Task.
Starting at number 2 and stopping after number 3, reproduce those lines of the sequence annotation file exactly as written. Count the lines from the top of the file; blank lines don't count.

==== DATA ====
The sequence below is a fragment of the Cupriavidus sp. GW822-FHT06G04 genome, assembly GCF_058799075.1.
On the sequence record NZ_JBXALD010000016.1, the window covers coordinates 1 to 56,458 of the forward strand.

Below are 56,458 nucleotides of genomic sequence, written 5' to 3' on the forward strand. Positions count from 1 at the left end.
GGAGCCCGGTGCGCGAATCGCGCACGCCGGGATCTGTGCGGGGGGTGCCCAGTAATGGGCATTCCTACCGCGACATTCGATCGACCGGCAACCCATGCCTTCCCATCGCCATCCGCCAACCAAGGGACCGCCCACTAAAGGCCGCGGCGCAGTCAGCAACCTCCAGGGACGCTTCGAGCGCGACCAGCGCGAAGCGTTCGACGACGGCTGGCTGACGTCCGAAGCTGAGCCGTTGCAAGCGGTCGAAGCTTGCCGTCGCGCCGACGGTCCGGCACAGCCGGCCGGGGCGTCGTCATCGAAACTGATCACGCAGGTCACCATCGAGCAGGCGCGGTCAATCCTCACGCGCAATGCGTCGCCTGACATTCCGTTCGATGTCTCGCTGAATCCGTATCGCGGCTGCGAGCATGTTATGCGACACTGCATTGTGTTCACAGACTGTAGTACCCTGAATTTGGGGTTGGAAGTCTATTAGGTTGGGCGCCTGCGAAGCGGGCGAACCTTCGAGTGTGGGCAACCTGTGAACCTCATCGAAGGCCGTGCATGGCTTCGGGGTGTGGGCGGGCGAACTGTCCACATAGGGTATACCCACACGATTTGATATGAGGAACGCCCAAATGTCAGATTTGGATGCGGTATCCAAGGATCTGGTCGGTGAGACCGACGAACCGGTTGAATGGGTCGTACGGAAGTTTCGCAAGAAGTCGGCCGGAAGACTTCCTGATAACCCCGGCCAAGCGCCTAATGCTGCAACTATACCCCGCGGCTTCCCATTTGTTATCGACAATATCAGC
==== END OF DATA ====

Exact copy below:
On the sequence record NZ_JBXALD010000016.1, the window covers coordinates 1 to 56,458 of the forward strand.

Below are 56,458 nucleotides of genomic sequence, written 5' to 3' on the forward strand. Positions count from 1 at the left end.